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A new technique could provide a much cheaper alternative to MRIs
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Credit: Berkeley Lab, UC Berkeley

A new technique using diamonds, developed by scientists at the Department of Energy’s Lawrence Berkeley National Laboratory (Berkeley Lab) and UC Berkeley, could provide a much cheaper alternative to multimillion-dollar medical imaging and drug-discovery devices.


The Secret of Spin Polarization


According to the Berkeley Lab, the team of scientists has discovered a way “to exploit defects in nano-scale and micro-scale diamonds to strongly enhance the sensitivity of magnetic resonance imaging (MRI) and nuclear magnetic resonance (NMR) systems while eliminating the need for their costly and bulky superconducting magnets”. NMR machines are used to examine the atomic-scale structure and chemistry of drug compounds and other molecules.


“No one has ever done this before”, claims Ashok Ajoy, a postdoctoral researcher at the lab and the lead author of the study, “the mechanism that we discovered is completely new”.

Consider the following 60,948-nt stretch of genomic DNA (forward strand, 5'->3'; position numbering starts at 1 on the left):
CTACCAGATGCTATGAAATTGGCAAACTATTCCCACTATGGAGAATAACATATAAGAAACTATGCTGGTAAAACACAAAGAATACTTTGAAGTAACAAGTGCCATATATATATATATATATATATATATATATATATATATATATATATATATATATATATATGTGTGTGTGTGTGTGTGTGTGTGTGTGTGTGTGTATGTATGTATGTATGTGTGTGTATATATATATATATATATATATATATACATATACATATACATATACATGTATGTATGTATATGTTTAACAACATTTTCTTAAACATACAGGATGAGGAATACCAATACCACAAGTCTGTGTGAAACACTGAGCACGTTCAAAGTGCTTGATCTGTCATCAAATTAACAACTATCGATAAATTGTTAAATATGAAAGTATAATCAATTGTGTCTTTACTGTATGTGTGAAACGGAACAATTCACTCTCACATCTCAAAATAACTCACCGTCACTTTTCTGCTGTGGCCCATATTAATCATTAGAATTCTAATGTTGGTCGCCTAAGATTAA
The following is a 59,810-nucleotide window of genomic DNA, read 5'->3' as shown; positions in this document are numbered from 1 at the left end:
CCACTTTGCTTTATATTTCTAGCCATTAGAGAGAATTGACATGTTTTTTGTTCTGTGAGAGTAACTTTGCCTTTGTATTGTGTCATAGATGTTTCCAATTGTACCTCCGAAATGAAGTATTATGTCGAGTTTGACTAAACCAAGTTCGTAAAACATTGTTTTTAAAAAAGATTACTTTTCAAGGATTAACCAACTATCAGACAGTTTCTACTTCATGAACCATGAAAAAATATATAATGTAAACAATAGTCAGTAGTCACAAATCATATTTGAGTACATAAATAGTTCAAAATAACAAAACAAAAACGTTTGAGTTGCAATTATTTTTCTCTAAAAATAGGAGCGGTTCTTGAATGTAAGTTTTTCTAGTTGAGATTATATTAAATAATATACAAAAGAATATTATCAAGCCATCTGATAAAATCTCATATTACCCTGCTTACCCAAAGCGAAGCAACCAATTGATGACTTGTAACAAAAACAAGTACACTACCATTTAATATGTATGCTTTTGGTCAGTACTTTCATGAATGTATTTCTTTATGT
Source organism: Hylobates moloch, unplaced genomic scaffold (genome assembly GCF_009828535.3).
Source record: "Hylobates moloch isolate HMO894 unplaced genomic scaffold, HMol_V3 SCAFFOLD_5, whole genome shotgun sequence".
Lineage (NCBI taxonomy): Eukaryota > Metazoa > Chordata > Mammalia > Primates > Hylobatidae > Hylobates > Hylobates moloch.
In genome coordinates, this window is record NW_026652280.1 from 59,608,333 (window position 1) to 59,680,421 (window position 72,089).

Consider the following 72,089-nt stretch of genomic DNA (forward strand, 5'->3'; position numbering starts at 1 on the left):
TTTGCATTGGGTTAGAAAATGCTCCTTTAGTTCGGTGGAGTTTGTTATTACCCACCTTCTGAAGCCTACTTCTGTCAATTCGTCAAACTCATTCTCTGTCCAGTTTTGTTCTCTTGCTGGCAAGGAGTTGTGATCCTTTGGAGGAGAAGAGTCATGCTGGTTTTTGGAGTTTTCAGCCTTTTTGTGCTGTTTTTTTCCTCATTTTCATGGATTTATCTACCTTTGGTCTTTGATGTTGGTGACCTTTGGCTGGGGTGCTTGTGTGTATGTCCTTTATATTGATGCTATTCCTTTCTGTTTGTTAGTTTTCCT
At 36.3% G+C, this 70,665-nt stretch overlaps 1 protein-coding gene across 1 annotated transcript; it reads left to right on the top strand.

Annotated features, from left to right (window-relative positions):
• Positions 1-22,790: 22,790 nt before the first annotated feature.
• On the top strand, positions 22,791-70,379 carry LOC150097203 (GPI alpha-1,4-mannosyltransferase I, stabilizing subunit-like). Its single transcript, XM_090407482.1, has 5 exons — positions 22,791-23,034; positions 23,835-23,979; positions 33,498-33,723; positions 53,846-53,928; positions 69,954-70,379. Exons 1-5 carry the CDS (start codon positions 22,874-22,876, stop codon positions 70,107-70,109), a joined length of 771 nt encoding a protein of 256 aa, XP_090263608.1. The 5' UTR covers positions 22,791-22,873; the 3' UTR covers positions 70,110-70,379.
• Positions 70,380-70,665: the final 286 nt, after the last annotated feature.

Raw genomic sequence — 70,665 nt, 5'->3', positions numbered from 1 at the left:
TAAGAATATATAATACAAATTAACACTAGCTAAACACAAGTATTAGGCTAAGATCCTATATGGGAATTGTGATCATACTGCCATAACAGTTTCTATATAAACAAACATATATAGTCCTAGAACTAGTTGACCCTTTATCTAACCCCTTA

The new technique, called spin polarization, enhances and controls the electrons of the diamonds’ atoms. These “hyperpolarized” spins could provide a sharper contrast for imaging than conventional superconducting magnets and “could lead to the direct use of these tiny diamonds for rapid and enhanced biological imaging”.


“Enormous Scientific Implications”


The scientists built a special device for the experiments. At first, they used crystals that measured about 100 microns. After testing, they found that diamonds measuring about 1 to 5 microns performed about twice as well. These tiny diamonds can be manufactured in economical processes by converting graphite into diamond, for example.


Currently, the spin is short-lived, but researchers said they are exploring ways to continuously polarize the samples.


According to Ajoy, “this important discovery in the hyperpolarization of nano- and micro-scale diamonds has enormous scientific and commercial implications”, adding that it could help expand the market for MRI and NMR and “potentially shrink the devices from room-sized to benchtop-sized, which has been the dream from the start”.

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